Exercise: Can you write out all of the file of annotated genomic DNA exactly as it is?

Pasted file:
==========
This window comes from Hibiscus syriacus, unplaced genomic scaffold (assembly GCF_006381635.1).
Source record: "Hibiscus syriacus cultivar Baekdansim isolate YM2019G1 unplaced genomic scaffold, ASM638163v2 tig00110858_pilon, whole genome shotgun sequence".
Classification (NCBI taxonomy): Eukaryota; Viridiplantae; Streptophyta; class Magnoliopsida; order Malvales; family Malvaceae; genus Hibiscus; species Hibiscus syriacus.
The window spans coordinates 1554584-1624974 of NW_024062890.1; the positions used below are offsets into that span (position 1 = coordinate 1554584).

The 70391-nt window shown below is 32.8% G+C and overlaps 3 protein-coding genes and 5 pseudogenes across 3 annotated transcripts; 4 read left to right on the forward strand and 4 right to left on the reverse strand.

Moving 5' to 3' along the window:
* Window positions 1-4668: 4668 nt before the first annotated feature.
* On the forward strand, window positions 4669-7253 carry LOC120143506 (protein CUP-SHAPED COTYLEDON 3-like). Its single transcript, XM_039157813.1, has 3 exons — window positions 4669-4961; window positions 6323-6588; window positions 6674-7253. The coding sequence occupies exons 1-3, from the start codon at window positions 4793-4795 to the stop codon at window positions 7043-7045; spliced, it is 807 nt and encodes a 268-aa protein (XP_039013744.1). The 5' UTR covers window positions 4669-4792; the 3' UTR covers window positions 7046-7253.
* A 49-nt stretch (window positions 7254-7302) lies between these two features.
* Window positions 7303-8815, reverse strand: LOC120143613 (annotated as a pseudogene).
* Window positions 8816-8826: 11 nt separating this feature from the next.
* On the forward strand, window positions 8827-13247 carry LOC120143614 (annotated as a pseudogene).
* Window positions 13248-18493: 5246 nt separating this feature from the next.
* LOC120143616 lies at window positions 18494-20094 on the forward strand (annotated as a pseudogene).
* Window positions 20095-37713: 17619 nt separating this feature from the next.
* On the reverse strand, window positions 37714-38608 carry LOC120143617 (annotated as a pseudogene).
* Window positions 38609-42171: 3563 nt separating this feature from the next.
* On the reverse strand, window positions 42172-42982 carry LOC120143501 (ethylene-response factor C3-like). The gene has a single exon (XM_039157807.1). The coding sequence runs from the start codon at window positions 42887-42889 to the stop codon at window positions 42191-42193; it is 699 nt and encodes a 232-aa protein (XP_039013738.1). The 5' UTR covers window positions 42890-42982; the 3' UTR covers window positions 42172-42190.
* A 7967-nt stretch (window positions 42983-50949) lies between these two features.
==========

This window comes from Hibiscus syriacus, unplaced genomic scaffold (assembly GCF_006381635.1).
Source record: "Hibiscus syriacus cultivar Baekdansim isolate YM2019G1 unplaced genomic scaffold, ASM638163v2 tig00110858_pilon, whole genome shotgun sequence".
Classification (NCBI taxonomy): Eukaryota; Viridiplantae; Streptophyta; class Magnoliopsida; order Malvales; family Malvaceae; genus Hibiscus; species Hibiscus syriacus.
The window spans coordinates 1554584-1624974 of NW_024062890.1; the positions used below are offsets into that span (position 1 = coordinate 1554584).

The 70391-nt window shown below is 32.8% G+C and overlaps 3 protein-coding genes and 5 pseudogenes across 3 annotated transcripts; 4 read left to right on the forward strand and 4 right to left on the reverse strand.

Moving 5' to 3' along the window:
* Window positions 1-4668: 4668 nt before the first annotated feature.
* On the forward strand, window positions 4669-7253 carry LOC120143506 (protein CUP-SHAPED COTYLEDON 3-like). Its single transcript, XM_039157813.1, has 3 exons — window positions 4669-4961; window positions 6323-6588; window positions 6674-7253. The coding sequence occupies exons 1-3, from the start codon at window positions 4793-4795 to the stop codon at window positions 7043-7045; spliced, it is 807 nt and encodes a 268-aa protein (XP_039013744.1). The 5' UTR covers window positions 4669-4792; the 3' UTR covers window positions 7046-7253.
* A 49-nt stretch (window positions 7254-7302) lies between these two features.
* Window positions 7303-8815, reverse strand: LOC120143613 (annotated as a pseudogene).
* Window positions 8816-8826: 11 nt separating this feature from the next.
* On the forward strand, window positions 8827-13247 carry LOC120143614 (annotated as a pseudogene).
* Window positions 13248-18493: 5246 nt separating this feature from the next.
* LOC120143616 lies at window positions 18494-20094 on the forward strand (annotated as a pseudogene).
* Window positions 20095-37713: 17619 nt separating this feature from the next.
* On the reverse strand, window positions 37714-38608 carry LOC120143617 (annotated as a pseudogene).
* Window positions 38609-42171: 3563 nt separating this feature from the next.
* On the reverse strand, window positions 42172-42982 carry LOC120143501 (ethylene-response factor C3-like). The gene has a single exon (XM_039157807.1). The coding sequence runs from the start codon at window positions 42887-42889 to the stop codon at window positions 42191-42193; it is 699 nt and encodes a 232-aa protein (XP_039013738.1). The 5' UTR covers window positions 42890-42982; the 3' UTR covers window positions 42172-42190.
* A 7967-nt stretch (window positions 42983-50949) lies between these two features.